Lithium-air batteries have the potential to be the next big leap in battery tech because they get rid of a lot of the weight and complexity involved with standard batteries. That’s because, instead of having all the battery components stored inside the battery itself, lithium-air batteries use oxygen in the atmosphere to bring some electrons to the party. There has been some progress in terms of getting air into the battery and having the oxygen react once it gets there, but the technology still faces a significant challenge: reactive oxygen tends to also react with the battery’s components.
The result of these reactions is that existing lithium-air batteries can typically only handle a handful of charge/discharge cycles before they start to decay. But researchers have now found an electrolyte material that doesn’t react with oxygen, allowing stable performance over multiple charging cycles. And the theoretical capacity of the battery was staggering, possibly more than ten times that of the lithium-ion tech on the market.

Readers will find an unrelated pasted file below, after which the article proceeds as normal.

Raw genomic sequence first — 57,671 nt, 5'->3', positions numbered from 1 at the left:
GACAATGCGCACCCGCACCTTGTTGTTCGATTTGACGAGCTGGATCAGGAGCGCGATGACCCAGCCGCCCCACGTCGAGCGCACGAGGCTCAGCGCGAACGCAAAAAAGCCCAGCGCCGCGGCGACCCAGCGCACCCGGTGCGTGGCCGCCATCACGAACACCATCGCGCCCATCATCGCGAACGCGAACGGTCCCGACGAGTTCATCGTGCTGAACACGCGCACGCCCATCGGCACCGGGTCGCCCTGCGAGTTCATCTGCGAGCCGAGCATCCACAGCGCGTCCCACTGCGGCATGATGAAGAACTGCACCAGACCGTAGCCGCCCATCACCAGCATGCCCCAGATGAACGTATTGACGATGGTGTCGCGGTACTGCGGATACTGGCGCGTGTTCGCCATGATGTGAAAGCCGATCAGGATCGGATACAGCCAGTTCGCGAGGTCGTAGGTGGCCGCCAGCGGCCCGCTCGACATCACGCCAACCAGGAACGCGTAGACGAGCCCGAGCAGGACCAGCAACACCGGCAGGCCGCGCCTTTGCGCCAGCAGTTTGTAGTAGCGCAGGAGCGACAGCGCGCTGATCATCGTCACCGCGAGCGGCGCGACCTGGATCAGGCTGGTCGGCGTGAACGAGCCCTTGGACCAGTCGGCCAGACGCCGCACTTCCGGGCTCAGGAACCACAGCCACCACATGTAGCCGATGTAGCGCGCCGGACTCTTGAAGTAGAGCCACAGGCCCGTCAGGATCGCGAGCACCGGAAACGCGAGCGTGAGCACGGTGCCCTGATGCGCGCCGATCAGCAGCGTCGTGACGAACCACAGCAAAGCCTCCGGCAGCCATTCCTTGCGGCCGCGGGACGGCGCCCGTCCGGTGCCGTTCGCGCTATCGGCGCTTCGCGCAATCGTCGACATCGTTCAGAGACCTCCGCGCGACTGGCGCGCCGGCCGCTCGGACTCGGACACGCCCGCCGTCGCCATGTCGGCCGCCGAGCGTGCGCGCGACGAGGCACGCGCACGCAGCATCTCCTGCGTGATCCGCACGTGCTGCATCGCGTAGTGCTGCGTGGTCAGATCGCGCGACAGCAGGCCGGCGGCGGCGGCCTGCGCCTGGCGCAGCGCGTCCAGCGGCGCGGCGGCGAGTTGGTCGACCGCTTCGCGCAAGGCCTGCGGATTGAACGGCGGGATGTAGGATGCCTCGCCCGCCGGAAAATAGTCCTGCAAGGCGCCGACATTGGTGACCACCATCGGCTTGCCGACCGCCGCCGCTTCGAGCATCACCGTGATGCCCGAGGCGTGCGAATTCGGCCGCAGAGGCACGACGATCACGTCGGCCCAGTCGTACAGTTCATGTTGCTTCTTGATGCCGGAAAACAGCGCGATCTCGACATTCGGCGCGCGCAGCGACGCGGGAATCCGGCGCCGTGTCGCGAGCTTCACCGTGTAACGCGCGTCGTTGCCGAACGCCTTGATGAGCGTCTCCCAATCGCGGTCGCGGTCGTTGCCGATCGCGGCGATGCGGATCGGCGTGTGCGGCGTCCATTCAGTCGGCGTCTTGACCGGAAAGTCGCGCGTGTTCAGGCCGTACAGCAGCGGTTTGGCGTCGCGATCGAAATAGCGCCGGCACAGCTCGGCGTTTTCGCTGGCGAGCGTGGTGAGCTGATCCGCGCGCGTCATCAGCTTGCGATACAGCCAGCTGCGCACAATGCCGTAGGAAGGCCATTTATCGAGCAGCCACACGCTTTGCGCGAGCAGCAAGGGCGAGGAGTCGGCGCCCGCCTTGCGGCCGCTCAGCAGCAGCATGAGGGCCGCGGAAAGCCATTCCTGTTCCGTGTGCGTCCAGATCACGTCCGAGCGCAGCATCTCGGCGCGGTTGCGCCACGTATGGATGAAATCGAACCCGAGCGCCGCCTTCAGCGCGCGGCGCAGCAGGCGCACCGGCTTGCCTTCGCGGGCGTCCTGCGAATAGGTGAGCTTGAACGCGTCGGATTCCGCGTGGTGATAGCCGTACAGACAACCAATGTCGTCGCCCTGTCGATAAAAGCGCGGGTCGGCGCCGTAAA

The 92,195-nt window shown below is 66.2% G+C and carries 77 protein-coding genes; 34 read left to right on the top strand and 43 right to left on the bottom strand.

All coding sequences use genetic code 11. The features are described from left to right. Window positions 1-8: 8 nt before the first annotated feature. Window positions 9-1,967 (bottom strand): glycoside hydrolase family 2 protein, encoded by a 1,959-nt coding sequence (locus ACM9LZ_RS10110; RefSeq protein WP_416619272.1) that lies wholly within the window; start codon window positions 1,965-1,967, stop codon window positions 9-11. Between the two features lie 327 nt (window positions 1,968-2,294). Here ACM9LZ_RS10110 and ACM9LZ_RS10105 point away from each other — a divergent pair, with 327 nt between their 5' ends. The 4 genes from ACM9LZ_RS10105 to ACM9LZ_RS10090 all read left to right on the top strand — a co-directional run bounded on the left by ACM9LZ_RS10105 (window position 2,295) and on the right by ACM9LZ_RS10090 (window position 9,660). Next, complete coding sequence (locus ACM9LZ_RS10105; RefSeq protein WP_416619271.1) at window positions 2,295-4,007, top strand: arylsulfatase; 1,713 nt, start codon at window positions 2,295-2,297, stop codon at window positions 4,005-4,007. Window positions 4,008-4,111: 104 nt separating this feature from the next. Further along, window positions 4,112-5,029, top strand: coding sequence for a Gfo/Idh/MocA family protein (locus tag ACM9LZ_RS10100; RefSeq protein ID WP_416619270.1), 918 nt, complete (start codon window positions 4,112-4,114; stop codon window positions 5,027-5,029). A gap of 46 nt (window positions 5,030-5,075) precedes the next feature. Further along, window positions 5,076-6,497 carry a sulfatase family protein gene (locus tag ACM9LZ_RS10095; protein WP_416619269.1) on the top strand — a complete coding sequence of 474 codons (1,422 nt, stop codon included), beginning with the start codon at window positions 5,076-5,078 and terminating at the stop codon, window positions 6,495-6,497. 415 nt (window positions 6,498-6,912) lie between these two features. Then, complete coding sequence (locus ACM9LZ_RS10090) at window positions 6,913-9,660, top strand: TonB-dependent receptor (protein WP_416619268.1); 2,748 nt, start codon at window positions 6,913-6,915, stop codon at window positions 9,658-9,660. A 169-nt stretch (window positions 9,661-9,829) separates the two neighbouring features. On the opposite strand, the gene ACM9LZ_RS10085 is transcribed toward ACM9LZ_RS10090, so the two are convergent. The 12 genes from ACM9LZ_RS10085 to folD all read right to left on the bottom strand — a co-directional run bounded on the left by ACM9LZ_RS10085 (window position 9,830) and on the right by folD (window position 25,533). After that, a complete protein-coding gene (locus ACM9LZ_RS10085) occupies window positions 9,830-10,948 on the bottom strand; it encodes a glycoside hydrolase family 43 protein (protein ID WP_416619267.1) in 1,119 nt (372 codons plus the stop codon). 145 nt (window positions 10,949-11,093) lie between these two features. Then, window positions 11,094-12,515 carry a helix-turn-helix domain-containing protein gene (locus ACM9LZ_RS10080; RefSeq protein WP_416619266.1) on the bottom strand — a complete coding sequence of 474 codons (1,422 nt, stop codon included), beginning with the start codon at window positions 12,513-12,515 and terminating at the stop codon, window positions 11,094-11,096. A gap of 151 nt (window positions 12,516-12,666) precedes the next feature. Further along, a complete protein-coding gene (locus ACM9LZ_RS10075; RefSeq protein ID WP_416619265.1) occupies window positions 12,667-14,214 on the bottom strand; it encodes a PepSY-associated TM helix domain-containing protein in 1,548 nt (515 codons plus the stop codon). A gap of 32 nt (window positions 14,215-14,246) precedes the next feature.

The problem has been, as the researchers put it, that lithium-air batteries have an end-point of lithium peroxide (Li2O2), which forms through an intermediate oxygen radical. That radical is very reactive and will generally decompose the electrolyte that shuttles charged ions around between the battery’s two electrodes. If it’s not possible to avoid the reactive oxygen, the authors reasoned, the best thing to do is to change the electrolyte to something that doesn’t react with oxygen.
Originally posted here:
Lithium-air battery advance could be jaw-dropping improvement over li-ion